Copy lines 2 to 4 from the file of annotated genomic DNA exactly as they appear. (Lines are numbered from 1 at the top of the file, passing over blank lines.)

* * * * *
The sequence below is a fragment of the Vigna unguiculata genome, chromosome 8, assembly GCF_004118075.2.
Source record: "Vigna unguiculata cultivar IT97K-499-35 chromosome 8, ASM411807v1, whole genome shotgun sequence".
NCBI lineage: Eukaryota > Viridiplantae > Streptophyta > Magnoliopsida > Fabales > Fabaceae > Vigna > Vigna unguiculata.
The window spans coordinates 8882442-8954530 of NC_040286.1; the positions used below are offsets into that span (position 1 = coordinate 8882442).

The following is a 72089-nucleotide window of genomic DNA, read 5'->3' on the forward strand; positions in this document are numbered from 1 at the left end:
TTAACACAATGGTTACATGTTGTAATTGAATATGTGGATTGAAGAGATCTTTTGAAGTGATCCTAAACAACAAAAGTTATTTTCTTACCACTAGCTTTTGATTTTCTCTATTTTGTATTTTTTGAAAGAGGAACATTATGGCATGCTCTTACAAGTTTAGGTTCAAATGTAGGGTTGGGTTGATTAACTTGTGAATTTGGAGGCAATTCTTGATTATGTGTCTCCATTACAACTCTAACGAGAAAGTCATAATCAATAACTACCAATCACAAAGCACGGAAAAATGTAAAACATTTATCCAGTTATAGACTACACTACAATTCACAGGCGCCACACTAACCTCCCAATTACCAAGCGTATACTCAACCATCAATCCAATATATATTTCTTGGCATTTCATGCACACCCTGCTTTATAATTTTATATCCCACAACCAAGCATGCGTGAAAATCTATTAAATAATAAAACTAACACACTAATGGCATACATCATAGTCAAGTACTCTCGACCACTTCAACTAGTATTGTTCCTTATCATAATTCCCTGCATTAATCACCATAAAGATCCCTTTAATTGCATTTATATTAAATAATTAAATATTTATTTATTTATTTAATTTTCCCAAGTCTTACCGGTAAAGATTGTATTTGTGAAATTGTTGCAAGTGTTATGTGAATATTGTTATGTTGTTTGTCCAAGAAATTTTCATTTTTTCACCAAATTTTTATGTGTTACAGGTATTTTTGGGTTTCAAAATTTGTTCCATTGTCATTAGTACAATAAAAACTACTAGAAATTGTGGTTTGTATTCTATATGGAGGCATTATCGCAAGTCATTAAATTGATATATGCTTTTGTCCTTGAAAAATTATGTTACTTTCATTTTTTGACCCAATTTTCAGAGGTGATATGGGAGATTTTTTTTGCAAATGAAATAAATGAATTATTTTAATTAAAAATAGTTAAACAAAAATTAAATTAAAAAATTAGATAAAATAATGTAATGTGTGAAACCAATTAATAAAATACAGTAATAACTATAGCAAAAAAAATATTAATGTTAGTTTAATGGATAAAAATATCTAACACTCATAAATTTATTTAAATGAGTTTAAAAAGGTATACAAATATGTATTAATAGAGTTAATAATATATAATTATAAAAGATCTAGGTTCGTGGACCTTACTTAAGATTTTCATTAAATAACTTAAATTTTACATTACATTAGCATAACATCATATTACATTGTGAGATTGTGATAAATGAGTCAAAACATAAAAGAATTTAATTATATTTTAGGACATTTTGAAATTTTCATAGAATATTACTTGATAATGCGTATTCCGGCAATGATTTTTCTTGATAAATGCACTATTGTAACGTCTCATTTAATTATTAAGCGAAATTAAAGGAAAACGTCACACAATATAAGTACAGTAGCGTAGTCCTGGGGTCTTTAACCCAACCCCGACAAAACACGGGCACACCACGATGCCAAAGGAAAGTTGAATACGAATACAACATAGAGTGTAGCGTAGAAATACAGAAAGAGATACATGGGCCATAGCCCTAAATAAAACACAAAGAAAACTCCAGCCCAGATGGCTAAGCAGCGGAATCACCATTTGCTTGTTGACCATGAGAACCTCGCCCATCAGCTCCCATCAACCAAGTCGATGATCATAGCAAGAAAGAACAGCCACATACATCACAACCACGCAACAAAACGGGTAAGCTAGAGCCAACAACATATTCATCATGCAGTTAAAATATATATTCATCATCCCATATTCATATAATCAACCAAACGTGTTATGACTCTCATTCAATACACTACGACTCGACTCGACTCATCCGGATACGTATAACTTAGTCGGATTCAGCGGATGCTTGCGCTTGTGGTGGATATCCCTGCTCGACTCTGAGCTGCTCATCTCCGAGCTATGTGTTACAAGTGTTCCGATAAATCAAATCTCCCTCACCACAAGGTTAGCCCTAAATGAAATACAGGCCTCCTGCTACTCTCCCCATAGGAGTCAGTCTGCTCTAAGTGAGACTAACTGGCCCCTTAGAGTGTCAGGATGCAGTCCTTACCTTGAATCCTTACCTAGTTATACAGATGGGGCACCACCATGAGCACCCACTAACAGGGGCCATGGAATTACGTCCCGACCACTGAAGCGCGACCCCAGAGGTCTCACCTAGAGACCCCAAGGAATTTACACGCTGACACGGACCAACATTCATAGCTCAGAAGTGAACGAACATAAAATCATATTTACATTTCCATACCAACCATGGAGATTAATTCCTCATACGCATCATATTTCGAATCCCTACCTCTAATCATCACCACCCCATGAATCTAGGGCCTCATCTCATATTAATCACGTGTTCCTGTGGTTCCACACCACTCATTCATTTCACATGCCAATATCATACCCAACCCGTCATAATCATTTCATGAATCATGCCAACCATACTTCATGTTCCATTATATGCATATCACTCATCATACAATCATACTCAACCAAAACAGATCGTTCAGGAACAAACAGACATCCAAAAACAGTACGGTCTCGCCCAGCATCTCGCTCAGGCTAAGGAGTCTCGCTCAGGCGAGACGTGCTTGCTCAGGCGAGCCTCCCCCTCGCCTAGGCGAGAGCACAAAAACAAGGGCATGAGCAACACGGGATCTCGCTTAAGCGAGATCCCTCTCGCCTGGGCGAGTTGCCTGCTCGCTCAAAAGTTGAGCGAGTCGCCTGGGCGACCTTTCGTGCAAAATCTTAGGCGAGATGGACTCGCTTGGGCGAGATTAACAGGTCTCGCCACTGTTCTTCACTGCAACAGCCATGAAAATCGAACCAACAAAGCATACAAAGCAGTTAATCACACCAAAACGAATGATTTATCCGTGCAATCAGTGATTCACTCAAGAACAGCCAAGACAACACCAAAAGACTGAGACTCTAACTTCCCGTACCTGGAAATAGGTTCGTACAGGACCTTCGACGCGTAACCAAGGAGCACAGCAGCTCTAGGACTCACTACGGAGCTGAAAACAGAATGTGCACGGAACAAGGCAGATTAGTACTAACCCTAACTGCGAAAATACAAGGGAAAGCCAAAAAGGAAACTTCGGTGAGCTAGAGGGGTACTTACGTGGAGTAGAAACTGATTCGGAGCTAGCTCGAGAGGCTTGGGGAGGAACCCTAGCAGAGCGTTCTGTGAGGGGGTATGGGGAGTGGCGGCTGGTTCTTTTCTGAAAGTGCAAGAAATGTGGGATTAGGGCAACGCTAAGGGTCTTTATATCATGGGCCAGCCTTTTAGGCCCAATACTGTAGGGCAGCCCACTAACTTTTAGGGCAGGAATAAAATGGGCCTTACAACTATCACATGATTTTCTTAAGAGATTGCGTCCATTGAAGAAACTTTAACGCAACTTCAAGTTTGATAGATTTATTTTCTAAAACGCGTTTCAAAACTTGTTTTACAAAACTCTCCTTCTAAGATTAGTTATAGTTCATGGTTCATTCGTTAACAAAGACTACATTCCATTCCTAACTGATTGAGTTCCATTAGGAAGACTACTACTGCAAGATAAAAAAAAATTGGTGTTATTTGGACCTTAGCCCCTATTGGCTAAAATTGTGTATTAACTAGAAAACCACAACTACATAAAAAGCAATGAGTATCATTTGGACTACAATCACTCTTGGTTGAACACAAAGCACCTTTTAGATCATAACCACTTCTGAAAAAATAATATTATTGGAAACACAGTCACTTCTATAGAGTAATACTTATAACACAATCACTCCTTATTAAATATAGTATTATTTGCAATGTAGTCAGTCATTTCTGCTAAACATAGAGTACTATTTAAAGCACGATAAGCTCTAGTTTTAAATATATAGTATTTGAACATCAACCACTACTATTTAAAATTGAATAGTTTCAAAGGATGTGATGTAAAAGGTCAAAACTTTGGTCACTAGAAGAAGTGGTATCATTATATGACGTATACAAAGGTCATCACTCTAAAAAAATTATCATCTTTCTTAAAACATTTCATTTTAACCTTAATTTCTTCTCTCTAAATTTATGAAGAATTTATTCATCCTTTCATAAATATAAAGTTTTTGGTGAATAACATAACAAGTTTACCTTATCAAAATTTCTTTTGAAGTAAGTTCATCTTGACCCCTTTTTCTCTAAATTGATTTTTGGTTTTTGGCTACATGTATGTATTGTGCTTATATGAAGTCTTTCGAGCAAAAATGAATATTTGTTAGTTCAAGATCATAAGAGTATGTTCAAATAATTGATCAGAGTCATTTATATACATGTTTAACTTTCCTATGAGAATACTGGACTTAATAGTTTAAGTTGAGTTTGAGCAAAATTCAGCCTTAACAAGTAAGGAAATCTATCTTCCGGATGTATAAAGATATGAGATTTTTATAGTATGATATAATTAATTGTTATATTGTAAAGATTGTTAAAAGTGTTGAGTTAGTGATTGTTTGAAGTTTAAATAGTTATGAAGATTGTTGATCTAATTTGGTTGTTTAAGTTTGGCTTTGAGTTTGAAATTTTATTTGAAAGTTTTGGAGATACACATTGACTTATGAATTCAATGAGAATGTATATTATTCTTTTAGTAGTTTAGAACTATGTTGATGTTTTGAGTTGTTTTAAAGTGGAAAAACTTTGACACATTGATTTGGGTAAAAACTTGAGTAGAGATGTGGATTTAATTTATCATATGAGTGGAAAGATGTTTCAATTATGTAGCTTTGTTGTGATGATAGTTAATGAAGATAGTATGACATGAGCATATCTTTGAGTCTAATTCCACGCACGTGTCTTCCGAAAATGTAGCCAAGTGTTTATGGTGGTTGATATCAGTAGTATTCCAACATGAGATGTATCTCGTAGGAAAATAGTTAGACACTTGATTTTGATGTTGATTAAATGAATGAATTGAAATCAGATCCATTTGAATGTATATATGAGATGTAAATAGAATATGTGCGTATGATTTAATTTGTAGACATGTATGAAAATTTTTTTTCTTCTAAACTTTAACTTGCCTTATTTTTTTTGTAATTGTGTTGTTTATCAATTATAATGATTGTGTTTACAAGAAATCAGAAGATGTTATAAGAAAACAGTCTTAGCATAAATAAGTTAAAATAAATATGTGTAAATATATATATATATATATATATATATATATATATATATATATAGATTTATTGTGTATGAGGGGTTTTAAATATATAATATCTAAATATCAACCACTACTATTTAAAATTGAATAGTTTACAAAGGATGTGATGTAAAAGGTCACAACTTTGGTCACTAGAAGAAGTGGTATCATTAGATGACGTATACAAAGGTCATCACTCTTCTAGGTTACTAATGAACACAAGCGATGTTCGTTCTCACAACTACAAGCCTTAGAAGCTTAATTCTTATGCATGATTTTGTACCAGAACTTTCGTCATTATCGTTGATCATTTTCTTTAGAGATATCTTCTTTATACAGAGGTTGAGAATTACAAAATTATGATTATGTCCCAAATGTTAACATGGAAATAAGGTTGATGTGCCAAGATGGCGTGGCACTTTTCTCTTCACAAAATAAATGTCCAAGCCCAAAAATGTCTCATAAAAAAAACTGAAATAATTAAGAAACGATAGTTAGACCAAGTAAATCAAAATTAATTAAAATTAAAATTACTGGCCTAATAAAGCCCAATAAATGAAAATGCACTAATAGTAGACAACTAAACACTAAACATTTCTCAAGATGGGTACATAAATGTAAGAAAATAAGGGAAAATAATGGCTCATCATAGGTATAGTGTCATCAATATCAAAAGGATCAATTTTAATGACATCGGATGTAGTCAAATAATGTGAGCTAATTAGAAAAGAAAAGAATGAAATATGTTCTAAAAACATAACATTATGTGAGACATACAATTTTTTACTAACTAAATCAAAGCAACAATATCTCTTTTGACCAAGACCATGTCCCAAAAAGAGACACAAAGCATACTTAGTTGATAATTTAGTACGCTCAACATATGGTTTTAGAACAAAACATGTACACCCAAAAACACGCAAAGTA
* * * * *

Source record: "Vigna unguiculata cultivar IT97K-499-35 chromosome 8, ASM411807v1, whole genome shotgun sequence".
NCBI lineage: Eukaryota > Viridiplantae > Streptophyta > Magnoliopsida > Fabales > Fabaceae > Vigna > Vigna unguiculata.
The window spans coordinates 8882442-8954530 of NC_040286.1; the positions used below are offsets into that span (position 1 = coordinate 8882442).